Anatomy of an extensive default judgment

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Photo Illustration by Stephen Webster

A Pennsylvania federal court case was unusual because of the staggering amount of work the judge put into explaining her reasoning in an otherwise routine default judgment.

Also see our cover story: "Who's the pirate?"

U.S. District Judge Gene E.K. Pratter of Pennsylvania’s Eastern District severely pared down the scope of Thomas P. Riley’s motion in Joe Hand Promotions Inc. v. Yakubets, which concerned Café Nostalgie, a Philadelphia bar. In a 13-page memorandum (PDF), the judge called for a refiling based on limitations he set out.

After that was done, on March 11, 2014, Pratter issued a much longer opinion (PDF) that—while awarding Joe Hand Promotions actual and enhanced damages of somewhat lesser amounts than are usual in such cases—in effect dared Riley to ask for attorney fees and costs.

The judge went to great lengths to explain why many courts can’t be bothered with so much work in such a case and why she thought it was necessary to do so this time.

As he frequently does, court records show, Riley had sought damages under two federal statutes: 47 USC §605 for satellite signal piracy and Section 553 for cable. Both are strict liability, although there are some escape avenues from awarding damages. Section 605 has a higher range for statutory and enhanced damages of up to $110,000, plus mandatory costs and attorney fees.

Section 553 provides for a maximum of up to $60,000 in damages, and awarding costs and attorney fees is discretionary. Thus, the suit demanded $170,000-plus in damages, combining the maximum awards of both statutes.

The federal circuits are split on this dual application, although courts have been moving more toward the more forgiving Section 553 when the plaintiff doesn’t provide proof that it was indeed a satellite communication. That includes the 3rd U.S. Circuit Court of Appeals at Philadelphia, which includes Pennsylvania in its jurisdiction.

When Riley refiled with only that Section 553 charge, Pratter took the case and application of the law apart, explaining what other courts have done concerning damages, and put them back together in 57 pages to bolster her own reasoning.

If “the district court accepts the plaintiff’s invitation and grants its imprimatur to the plaintiff’s unchallenged legal theory, the court risks making bad law,” Pratter wrote, also noting an unopposed motion for default judgment “can be a tempting invitation” for a judge to simply accept the plaintiff’s view of the law and the facts.

“This risk is especially dangerous where a region of the legal landscape is typified by defaults, for
default judgments not only often result from one-sided proceedings but also rarely weather the appellate scrutiny necessary to ensure the law’s uniformity,” Pratter continued.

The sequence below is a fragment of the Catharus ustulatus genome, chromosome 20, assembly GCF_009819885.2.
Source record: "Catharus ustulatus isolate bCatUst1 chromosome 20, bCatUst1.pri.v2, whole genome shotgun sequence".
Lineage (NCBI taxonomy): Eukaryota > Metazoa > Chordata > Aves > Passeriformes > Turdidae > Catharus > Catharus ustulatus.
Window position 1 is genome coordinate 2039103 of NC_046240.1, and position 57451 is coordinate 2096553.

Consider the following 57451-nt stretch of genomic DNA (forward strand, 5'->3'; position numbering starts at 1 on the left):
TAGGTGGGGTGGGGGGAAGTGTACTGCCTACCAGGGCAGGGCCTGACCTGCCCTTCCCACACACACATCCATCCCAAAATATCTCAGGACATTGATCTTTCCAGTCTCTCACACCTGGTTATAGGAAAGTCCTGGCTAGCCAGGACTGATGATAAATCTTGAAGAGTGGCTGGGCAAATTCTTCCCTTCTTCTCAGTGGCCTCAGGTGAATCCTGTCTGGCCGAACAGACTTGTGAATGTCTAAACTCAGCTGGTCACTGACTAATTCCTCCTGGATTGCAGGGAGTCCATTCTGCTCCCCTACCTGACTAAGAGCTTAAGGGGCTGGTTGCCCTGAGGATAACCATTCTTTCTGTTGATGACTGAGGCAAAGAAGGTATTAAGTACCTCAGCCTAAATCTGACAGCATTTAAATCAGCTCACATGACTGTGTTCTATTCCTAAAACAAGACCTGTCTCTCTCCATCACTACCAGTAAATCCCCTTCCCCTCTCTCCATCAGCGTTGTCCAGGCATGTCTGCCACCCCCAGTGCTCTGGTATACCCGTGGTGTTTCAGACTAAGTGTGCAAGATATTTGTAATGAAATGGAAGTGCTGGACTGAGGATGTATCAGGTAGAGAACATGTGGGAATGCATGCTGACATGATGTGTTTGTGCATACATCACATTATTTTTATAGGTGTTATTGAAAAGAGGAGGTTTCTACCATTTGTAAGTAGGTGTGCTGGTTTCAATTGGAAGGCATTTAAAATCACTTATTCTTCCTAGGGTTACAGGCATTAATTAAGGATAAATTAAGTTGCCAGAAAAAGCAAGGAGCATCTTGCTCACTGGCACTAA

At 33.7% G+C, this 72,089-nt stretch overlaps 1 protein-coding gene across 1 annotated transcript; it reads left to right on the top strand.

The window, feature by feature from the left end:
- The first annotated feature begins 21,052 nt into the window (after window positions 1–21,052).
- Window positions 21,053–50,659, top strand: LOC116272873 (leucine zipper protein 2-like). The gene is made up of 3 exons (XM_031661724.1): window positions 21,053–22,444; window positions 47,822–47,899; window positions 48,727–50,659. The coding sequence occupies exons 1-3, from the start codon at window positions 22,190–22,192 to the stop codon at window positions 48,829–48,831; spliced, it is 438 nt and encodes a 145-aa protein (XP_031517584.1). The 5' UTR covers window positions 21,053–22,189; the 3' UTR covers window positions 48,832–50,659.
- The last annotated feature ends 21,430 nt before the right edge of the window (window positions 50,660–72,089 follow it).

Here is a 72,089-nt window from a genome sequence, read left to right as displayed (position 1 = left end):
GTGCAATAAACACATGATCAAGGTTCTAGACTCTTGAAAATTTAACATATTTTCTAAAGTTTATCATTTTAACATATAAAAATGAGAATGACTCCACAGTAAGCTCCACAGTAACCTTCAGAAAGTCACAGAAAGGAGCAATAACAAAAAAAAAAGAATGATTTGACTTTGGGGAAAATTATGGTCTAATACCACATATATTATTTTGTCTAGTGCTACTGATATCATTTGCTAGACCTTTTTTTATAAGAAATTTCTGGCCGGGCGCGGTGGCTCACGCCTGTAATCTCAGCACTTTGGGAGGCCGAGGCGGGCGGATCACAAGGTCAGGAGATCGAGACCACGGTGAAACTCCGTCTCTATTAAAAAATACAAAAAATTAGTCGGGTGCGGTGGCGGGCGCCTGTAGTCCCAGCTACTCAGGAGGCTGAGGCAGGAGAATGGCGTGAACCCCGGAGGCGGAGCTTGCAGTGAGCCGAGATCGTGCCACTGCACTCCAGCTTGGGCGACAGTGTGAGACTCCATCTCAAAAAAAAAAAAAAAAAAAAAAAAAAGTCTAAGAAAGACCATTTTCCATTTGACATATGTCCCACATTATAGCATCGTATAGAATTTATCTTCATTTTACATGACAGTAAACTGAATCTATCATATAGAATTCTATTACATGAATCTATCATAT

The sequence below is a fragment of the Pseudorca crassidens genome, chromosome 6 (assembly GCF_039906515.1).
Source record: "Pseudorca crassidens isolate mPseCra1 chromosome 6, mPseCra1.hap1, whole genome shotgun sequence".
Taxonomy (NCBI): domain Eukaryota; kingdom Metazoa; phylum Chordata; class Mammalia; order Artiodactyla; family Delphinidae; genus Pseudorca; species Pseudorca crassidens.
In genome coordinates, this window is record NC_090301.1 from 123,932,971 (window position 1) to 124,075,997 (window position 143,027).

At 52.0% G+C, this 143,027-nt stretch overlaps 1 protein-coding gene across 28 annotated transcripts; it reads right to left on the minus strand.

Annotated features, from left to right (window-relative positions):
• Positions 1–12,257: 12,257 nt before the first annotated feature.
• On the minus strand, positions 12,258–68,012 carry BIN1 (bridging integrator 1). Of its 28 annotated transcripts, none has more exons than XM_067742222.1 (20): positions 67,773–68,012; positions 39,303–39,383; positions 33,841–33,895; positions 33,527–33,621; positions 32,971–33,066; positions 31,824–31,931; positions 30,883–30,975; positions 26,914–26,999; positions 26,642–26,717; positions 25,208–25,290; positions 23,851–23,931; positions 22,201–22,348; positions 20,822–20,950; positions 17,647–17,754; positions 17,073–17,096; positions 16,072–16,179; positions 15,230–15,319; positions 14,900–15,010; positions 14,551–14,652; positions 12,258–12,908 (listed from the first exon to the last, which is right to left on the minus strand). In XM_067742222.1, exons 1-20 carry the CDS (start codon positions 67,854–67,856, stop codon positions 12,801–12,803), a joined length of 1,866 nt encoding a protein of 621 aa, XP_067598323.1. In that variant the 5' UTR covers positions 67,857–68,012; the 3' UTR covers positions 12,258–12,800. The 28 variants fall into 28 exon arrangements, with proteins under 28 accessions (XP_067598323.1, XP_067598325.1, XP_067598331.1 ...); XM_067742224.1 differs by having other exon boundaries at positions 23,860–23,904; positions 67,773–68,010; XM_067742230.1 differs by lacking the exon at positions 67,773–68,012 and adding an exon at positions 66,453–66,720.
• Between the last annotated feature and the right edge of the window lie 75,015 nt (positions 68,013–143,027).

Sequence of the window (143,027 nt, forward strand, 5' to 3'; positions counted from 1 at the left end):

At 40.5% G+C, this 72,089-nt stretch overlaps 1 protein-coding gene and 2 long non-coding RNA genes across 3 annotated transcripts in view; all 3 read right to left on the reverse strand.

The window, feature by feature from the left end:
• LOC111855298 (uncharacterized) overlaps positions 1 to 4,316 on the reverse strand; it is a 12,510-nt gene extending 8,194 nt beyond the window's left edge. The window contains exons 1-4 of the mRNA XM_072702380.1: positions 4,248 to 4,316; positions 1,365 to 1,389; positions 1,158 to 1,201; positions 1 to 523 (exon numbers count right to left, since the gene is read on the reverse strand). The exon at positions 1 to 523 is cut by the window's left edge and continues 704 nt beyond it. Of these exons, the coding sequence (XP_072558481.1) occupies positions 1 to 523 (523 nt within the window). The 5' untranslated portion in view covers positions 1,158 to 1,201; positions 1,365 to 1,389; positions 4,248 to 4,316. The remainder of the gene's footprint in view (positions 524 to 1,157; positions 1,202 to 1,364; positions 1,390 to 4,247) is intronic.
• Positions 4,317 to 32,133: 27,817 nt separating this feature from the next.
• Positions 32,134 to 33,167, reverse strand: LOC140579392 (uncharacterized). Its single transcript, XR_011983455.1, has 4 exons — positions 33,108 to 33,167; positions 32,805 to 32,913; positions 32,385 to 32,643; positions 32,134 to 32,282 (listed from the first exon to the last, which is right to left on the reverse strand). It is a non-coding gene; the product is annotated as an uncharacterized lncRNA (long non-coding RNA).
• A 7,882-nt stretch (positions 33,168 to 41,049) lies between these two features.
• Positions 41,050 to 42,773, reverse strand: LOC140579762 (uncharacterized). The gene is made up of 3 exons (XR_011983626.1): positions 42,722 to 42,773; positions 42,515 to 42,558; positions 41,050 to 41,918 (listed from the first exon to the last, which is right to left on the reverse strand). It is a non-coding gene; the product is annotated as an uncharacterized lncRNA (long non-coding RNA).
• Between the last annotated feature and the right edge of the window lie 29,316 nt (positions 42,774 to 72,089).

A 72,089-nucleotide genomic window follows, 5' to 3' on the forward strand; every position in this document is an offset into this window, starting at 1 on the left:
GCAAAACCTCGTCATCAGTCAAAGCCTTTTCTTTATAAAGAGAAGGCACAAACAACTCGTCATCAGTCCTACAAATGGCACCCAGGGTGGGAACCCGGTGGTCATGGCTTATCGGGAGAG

In her earlier memorandum, the judge had written that she was “concerned about Mr. Riley’s representations to the court,” such as highlighting a California case to imply that an award based on both statutes is viable when the 3rd Circuit’s 2001 precedent in TKR Cable Co. v. Cable City Corp. says otherwise.

“Of possibly greater concern is that this is not the first time that a court in this district has admonished Mr. Riley regarding this broader issue,” the judge wrote. “By now, he should know better.”

As harshly as she criticized Riley, the judge still awarded Joe Hand Promotions $4,880 based solely on Daniel Szlezak’s affidavit. Both statutes permit minimal awards: $100 for cable and $250 for satellite signal theft if the court finds a lack of willfulness, which means the defendant wasn’t aware of any violation and did not do it for commercial advantage or private financial gain.

But it’s hard for a court to find such certainty in a case in which the defendant doesn’t respond. Thus, awards often include more than what’s the minimum for actual damages as well as some enhanced damages.

Pratter noted that Szlezak could have snapped a photo of the menu’s pricing and asked the server about crowd sizes on other nights, but then used several facts (including Szlezak’s head count and the lack of a cover charge) to craft an award. The award would have been $1,220 in statutory damages, based on the $500 cost of a license to show the fight and an estimated $720 in profits on food and drink; plus that amount trebled for enhanced damages; and another $500 for the owner’s joint and several liability.

The judge arrived at this formula after surveying similar cases around the country. She noted a variety of approaches and that other courts applied larger multipliers and awarded significantly more money. The variances might be partly due to the fact that these nonadversarial default judgments rarely get appellate scrutiny, she wrote.

Then, in a footnote, Pratter wrote, “The fact that Joe Hand can cherry-pick a handful of such decisions awarding such amounts as it would like here (or even that its lawyer, as the man behind much of this litigation all across the country, has managed to convince as many courts as he has to award relatively high statutory damages based on deterrence or other considerations irrelevant at this stage) is unmoving.”

Pratter noted near the end of her opinion that the plaintiff might be awarded costs and reasonable attorney fees, but that given the case’s procedural history, there would be need to explain why Riley’s fees are reasonable and why a judge can’t decrease a fee award based on factors not raised by the other side.

That was the last filing in the case. Riley didn’t take the bait.

Updated Oct. 27 to correct references to Pratter.
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